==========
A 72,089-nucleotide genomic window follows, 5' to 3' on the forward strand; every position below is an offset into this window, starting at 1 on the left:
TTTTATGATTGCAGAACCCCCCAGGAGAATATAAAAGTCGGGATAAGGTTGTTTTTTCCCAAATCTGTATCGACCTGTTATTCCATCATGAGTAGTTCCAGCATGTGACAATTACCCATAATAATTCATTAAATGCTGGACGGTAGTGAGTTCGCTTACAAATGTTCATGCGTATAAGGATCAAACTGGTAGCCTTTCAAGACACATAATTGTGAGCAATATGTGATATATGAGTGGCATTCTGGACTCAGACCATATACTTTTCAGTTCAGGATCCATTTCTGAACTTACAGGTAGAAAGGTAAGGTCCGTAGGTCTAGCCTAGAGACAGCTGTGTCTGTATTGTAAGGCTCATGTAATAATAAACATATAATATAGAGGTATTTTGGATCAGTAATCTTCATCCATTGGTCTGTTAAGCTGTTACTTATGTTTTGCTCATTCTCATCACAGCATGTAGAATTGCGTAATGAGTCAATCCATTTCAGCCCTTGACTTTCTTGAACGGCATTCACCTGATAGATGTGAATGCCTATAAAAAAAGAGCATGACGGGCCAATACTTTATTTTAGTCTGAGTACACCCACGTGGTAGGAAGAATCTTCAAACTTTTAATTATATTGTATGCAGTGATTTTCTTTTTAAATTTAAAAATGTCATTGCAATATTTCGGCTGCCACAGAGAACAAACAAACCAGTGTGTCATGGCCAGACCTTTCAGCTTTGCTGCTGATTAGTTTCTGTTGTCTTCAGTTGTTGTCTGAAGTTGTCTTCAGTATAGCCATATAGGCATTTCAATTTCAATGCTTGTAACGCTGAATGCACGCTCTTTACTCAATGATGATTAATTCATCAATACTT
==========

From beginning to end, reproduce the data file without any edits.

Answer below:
A 72,089-nucleotide genomic window follows, 5' to 3' on the forward strand; every position below is an offset into this window, starting at 1 on the left:
TTTTATGATTGCAGAACCCCCCAGGAGAATATAAAAGTCGGGATAAGGTTGTTTTTTCCCAAATCTGTATCGACCTGTTATTCCATCATGAGTAGTTCCAGCATGTGACAATTACCCATAATAATTCATTAAATGCTGGACGGTAGTGAGTTCGCTTACAAATGTTCATGCGTATAAGGATCAAACTGGTAGCCTTTCAAGACACATAATTGTGAGCAATATGTGATATATGAGTGGCATTCTGGACTCAGACCATATACTTTTCAGTTCAGGATCCATTTCTGAACTTACAGGTAGAAAGGTAAGGTCCGTAGGTCTAGCCTAGAGACAGCTGTGTCTGTATTGTAAGGCTCATGTAATAATAAACATATAATATAGAGGTATTTTGGATCAGTAATCTTCATCCATTGGTCTGTTAAGCTGTTACTTATGTTTTGCTCATTCTCATCACAGCATGTAGAATTGCGTAATGAGTCAATCCATTTCAGCCCTTGACTTTCTTGAACGGCATTCACCTGATAGATGTGAATGCCTATAAAAAAAGAGCATGACGGGCCAATACTTTATTTTAGTCTGAGTACACCCACGTGGTAGGAAGAATCTTCAAACTTTTAATTATATTGTATGCAGTGATTTTCTTTTTAAATTTAAAAATGTCATTGCAATATTTCGGCTGCCACAGAGAACAAACAAACCAGTGTGTCATGGCCAGACCTTTCAGCTTTGCTGCTGATTAGTTTCTGTTGTCTTCAGTTGTTGTCTGAAGTTGTCTTCAGTATAGCCATATAGGCATTTCAATTTCAATGCTTGTAACGCTGAATGCACGCTCTTTACTCAATGATGATTAATTCATCAATACTT